Of the various people described in the Bible, one that I can relate to (in some ways) is Peter. I didn’t grow up as a fisherman, nor am I Jewish by descent, but I often say (and do) stupid things without thinking them through.
(In fact, I’ve tried to think of an example where I spoke without thinking, but all of the examples appear to be either too embarrassing, or are suppressed too deeply inside my memory.)
Let’s take a quick look at some examples from Peter’s adult life.
When responding to Jesus’ question about His identity, Peter makes a history-defining statement about who Jesus is, in Matthew 16:17-19. Then, Jesus rebukes Peter in front of the other disciples for a totally wrong statement that Peter makes next (see v.22-23).
At Jesus’ transfiguration, Peter was among the 3 disciples selected to join Jesus for this encounter with Moses and Elijah. Mark 9:5-6 confirms that Peter didn’t know what to say, and just said what came to mind.
Later, after Jesus had died, been raised from the dead, and ascended to Heaven, Peter was confronted with a message from God, explaining that the Good News about Jesus wasn’t limited to the Jewish people. Peter responded according to his upbringing – three times – despite God’s instructions (Acts 10:13-16).
In the preceding case, we might excuse Peter for at least sticking to what he had been taught (and what was appropriate for he and his people under the previous covenant). However, shortly before Jesus’ crucifixion, Peter demonstrates one of his brashest actions: In the Garden of Gesthemane, when a group came to arrest Jesus, Peter swung a sword and cut off the ear of a guy named Malchus (John 18:10-11; see also Luke 22:51). If Peter was trying to give the arresting squad a warning shot, he missed. If he was trying to do some real harm, I’m pretty sure that cutting off someone’s ear isn’t typically fatal. And, if he thought that he was going to overcome the entire opposition on his own, he was sorely mistaken.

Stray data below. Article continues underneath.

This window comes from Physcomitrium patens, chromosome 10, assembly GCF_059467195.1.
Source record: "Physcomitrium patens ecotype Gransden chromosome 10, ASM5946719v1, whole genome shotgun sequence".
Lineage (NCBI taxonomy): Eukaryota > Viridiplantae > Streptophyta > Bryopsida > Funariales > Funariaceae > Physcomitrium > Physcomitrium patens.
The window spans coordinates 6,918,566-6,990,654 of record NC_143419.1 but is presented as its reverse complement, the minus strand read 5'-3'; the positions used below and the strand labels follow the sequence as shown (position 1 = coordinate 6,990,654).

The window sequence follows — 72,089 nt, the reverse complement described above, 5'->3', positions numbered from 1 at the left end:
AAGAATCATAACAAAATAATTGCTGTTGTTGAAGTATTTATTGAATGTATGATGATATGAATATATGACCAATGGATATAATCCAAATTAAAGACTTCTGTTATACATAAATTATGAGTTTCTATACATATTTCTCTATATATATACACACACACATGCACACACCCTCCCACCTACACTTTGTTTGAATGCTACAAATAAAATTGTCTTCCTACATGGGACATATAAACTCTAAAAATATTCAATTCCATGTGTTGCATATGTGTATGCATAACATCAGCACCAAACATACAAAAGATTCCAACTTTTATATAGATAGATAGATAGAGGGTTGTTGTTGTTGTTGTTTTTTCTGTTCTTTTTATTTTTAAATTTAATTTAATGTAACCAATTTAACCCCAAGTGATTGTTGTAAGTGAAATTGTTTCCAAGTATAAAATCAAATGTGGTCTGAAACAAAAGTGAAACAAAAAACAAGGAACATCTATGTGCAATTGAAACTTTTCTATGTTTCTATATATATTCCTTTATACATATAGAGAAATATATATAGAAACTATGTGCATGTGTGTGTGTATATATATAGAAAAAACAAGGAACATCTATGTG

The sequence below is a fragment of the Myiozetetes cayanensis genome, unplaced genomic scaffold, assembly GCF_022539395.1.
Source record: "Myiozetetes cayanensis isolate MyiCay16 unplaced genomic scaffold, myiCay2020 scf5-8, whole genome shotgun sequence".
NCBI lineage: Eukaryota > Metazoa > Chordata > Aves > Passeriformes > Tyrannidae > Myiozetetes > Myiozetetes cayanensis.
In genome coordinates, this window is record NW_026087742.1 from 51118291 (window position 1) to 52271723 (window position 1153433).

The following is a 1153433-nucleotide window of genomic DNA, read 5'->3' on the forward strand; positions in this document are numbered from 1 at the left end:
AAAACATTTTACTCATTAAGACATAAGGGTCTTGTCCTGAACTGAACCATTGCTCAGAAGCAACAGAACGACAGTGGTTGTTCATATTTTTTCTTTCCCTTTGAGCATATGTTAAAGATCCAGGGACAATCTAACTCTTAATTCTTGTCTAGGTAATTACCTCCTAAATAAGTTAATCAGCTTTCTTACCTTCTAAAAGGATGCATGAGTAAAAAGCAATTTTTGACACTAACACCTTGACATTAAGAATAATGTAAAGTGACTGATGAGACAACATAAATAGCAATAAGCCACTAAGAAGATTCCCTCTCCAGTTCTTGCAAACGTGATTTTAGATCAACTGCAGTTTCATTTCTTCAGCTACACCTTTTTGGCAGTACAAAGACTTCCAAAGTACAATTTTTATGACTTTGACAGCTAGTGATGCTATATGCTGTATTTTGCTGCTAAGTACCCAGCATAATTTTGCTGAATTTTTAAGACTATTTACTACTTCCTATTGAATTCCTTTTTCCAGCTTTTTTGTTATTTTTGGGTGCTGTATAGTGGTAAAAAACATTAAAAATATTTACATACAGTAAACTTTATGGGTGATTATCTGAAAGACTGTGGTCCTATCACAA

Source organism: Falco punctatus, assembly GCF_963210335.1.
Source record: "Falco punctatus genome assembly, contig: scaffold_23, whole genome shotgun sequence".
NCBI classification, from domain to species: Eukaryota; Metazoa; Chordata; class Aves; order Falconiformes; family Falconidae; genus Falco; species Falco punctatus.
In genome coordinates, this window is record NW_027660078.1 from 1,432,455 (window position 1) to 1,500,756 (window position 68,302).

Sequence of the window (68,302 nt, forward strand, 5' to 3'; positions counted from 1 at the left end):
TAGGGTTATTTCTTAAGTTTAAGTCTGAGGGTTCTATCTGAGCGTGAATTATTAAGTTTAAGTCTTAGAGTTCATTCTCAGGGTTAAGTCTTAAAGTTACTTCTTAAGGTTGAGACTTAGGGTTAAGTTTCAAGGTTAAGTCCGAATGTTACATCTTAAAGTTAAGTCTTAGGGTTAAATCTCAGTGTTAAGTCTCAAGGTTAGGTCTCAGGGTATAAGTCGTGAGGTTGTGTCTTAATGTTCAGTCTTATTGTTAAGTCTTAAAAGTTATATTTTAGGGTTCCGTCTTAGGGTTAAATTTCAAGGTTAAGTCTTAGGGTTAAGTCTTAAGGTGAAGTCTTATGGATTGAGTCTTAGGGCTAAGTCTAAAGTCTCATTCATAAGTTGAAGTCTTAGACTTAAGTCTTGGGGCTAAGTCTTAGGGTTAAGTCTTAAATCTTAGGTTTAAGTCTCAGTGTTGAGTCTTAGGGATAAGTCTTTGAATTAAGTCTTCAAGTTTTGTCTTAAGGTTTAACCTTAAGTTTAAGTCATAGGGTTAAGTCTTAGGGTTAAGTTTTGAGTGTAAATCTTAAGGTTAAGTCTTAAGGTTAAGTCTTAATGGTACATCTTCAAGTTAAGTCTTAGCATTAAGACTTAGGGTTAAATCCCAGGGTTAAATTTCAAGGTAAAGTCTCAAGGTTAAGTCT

With these examples in mind, we would do well to heed this wisdom from the Proverbs:
The heart of the righteous ponders how to answer,
But the mouth of the wicked pours out evil things.
Proverbs 15:28 NASB
So, think before you speak (and see also Proverbs 29:20). That simple step – maybe a moment to evaluate how your next statement will be interpreted, or a quick prayer to God to give you a wise answer – can make all the difference. And, sometimes it may be better to not say anything at all, at least at first.
Elsewhere in Proverbs…
The mouth of the righteous flows with wisdom,
But the perverted tongue will be cut out.
The lips of the righteous bring forth what is acceptable,
But the mouth of the wicked what is perverted.
Proverbs 10:31-32 NASB
The principle is pretty obvious: If we put fruits and vegetables in our shopping bag, we’ll have healthy food when we get home. If we fill up our cart with snacks, we’ll probably be nursing a stomachache within a few hours (at least with my limited willpower).
In the same way, we can fill our heart with good things, so that our speech reflects good things. Be good and our words will be good (see Luke 6:45).
I’m probably going to continue to struggle to not be like Peter: speaking before I think, and sharing my ignorance with the world around me. But, in the end, as Peter filled up his life with the teachings of Jesus, and allowed the Holy Spirit to direct his paths, he became part of the foundation of the early church. This Body of Christ changed the world in Jesus’ name, thanks to Jesus’ life-changing offer of salvation. I hope that I can be like Peter in that respect, and I hope that you aspire to the same thing.
Scripture quotations taken from the NASB. Copyright by The Lockman Foundation.